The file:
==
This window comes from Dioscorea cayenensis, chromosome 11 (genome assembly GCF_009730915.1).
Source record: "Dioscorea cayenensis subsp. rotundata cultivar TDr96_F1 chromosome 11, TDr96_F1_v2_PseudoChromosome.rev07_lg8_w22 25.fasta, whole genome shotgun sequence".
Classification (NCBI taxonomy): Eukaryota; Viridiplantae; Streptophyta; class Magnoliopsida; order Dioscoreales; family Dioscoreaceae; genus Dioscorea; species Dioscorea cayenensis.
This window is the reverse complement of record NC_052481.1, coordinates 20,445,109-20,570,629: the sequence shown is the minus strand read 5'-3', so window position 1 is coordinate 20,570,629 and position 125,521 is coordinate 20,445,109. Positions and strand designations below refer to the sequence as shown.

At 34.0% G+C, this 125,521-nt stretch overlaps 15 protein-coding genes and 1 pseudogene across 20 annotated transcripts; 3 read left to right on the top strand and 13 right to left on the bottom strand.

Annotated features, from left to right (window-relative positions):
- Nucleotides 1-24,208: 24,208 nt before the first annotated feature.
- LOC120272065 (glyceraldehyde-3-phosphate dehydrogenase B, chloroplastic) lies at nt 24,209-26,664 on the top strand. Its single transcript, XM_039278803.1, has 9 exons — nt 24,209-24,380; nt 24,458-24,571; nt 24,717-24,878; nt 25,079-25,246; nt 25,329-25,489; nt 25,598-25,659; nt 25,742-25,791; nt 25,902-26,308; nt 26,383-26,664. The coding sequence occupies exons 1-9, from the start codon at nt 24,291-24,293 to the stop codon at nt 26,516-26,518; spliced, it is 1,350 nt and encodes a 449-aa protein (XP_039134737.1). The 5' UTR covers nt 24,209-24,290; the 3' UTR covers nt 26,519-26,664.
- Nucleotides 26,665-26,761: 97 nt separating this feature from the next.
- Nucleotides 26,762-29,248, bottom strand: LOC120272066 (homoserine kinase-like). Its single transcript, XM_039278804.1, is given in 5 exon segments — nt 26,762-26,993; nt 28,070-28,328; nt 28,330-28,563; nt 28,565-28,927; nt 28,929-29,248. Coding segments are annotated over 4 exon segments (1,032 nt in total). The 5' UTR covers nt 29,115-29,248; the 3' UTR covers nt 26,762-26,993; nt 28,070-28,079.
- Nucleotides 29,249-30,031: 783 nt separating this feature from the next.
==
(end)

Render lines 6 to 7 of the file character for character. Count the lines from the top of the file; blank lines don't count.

Annotated features, from left to right (window-relative positions):
- Nucleotides 1-24,208: 24,208 nt before the first annotated feature.